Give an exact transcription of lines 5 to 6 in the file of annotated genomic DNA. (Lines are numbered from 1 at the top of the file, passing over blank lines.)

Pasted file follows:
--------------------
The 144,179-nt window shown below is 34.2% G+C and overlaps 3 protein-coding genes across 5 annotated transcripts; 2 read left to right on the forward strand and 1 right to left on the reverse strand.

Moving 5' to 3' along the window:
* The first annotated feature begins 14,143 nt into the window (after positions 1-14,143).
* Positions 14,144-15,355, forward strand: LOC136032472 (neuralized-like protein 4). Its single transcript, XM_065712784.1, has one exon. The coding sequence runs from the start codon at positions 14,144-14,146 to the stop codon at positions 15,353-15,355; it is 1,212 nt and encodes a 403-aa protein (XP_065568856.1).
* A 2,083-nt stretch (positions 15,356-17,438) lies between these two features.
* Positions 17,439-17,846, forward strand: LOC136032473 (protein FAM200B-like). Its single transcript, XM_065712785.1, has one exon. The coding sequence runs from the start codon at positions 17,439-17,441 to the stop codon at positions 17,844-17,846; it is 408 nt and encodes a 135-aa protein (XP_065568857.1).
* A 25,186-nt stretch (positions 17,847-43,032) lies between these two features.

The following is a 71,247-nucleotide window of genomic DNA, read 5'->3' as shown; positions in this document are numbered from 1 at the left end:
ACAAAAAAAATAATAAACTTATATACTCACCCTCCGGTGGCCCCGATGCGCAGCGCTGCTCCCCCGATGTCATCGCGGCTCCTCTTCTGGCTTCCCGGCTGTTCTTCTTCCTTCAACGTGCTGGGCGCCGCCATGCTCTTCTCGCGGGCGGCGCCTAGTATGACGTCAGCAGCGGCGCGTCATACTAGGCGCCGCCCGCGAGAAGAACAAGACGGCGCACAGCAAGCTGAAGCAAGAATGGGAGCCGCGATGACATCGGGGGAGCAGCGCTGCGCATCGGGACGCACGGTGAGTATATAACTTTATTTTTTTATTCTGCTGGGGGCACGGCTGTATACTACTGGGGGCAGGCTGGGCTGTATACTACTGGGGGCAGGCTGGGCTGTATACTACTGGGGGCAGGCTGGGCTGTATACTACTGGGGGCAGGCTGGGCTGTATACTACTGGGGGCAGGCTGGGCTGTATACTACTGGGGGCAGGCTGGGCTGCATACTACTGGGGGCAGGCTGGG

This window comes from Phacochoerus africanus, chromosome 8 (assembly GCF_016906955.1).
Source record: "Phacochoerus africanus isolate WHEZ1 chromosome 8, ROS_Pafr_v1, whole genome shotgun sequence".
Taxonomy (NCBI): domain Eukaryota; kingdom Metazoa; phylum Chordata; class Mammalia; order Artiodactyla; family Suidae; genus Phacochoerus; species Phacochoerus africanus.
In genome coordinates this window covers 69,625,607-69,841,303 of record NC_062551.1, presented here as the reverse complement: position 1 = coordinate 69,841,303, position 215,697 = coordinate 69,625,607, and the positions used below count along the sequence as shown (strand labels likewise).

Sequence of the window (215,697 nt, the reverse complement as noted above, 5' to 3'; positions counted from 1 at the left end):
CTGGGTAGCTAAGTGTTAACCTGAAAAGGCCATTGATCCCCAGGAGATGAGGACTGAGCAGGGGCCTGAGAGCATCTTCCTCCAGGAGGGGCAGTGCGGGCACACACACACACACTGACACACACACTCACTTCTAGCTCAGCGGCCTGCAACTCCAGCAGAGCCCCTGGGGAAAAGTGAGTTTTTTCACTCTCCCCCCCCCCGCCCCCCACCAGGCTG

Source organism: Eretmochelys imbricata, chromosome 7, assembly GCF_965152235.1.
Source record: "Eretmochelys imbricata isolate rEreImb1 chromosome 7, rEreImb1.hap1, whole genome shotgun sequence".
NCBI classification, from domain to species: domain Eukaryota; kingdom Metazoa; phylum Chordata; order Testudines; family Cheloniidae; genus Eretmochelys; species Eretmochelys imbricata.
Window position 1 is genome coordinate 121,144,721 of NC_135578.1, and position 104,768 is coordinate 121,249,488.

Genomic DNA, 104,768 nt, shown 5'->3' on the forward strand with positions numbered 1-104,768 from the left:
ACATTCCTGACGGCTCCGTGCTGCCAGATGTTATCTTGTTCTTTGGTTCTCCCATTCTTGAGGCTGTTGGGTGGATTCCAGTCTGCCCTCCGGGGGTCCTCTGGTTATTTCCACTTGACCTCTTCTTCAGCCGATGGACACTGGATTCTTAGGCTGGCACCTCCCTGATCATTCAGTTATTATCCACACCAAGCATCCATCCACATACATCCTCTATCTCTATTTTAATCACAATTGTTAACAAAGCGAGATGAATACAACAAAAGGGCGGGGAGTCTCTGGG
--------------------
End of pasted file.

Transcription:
* A 2,083-nt stretch (positions 15,356-17,438) lies between these two features.
* Positions 17,439-17,846, forward strand: LOC136032473 (protein FAM200B-like). Its single transcript, XM_065712785.1, has one exon. The coding sequence runs from the start codon at positions 17,439-17,441 to the stop codon at positions 17,844-17,846; it is 408 nt and encodes a 135-aa protein (XP_065568857.1).